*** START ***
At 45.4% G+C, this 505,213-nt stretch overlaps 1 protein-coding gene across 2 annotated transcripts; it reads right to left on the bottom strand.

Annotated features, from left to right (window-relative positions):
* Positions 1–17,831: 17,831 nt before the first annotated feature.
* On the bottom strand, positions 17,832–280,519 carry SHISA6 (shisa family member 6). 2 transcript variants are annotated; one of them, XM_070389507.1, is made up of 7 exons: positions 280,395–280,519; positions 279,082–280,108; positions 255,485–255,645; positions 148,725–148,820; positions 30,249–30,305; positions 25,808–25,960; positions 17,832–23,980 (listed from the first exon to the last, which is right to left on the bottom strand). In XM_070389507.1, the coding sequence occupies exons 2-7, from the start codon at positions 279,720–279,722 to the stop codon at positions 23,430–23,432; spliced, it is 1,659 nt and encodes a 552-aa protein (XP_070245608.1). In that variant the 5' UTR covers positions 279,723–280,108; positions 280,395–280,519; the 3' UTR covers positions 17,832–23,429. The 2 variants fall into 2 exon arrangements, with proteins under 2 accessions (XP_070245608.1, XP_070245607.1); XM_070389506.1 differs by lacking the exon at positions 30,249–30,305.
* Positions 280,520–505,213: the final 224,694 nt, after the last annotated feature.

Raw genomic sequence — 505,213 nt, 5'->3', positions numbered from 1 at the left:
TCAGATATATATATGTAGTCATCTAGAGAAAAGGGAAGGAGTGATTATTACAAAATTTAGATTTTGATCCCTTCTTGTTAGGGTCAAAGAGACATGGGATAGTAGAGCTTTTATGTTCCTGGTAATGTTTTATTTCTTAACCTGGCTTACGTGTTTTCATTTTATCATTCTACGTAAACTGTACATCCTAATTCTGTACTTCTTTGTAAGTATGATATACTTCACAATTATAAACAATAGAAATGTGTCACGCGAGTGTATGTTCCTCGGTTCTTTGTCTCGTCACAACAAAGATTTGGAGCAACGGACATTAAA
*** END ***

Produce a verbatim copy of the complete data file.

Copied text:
At 45.4% G+C, this 505,213-nt stretch overlaps 1 protein-coding gene across 2 annotated transcripts; it reads right to left on the bottom strand.

Annotated features, from left to right (window-relative positions):
* Positions 1–17,831: 17,831 nt before the first annotated feature.
* On the bottom strand, positions 17,832–280,519 carry SHISA6 (shisa family member 6). 2 transcript variants are annotated; one of them, XM_070389507.1, is made up of 7 exons: positions 280,395–280,519; positions 279,082–280,108; positions 255,485–255,645; positions 148,725–148,820; positions 30,249–30,305; positions 25,808–25,960; positions 17,832–23,980 (listed from the first exon to the last, which is right to left on the bottom strand). In XM_070389507.1, the coding sequence occupies exons 2-7, from the start codon at positions 279,720–279,722 to the stop codon at positions 23,430–23,432; spliced, it is 1,659 nt and encodes a 552-aa protein (XP_070245608.1). In that variant the 5' UTR covers positions 279,723–280,108; positions 280,395–280,519; the 3' UTR covers positions 17,832–23,429. The 2 variants fall into 2 exon arrangements, with proteins under 2 accessions (XP_070245608.1, XP_070245607.1); XM_070389506.1 differs by lacking the exon at positions 30,249–30,305.
* Positions 280,520–505,213: the final 224,694 nt, after the last annotated feature.

Raw genomic sequence — 505,213 nt, 5'->3', positions numbered from 1 at the left:
TCAGATATATATATGTAGTCATCTAGAGAAAAGGGAAGGAGTGATTATTACAAAATTTAGATTTTGATCCCTTCTTGTTAGGGTCAAAGAGACATGGGATAGTAGAGCTTTTATGTTCCTGGTAATGTTTTATTTCTTAACCTGGCTTACGTGTTTTCATTTTATCATTCTACGTAAACTGTACATCCTAATTCTGTACTTCTTTGTAAGTATGATATACTTCACAATTATAAACAATAGAAATGTGTCACGCGAGTGTATGTTCCTCGGTTCTTTGTCTCGTCACAACAAAGATTTGGAGCAACGGACATTAAA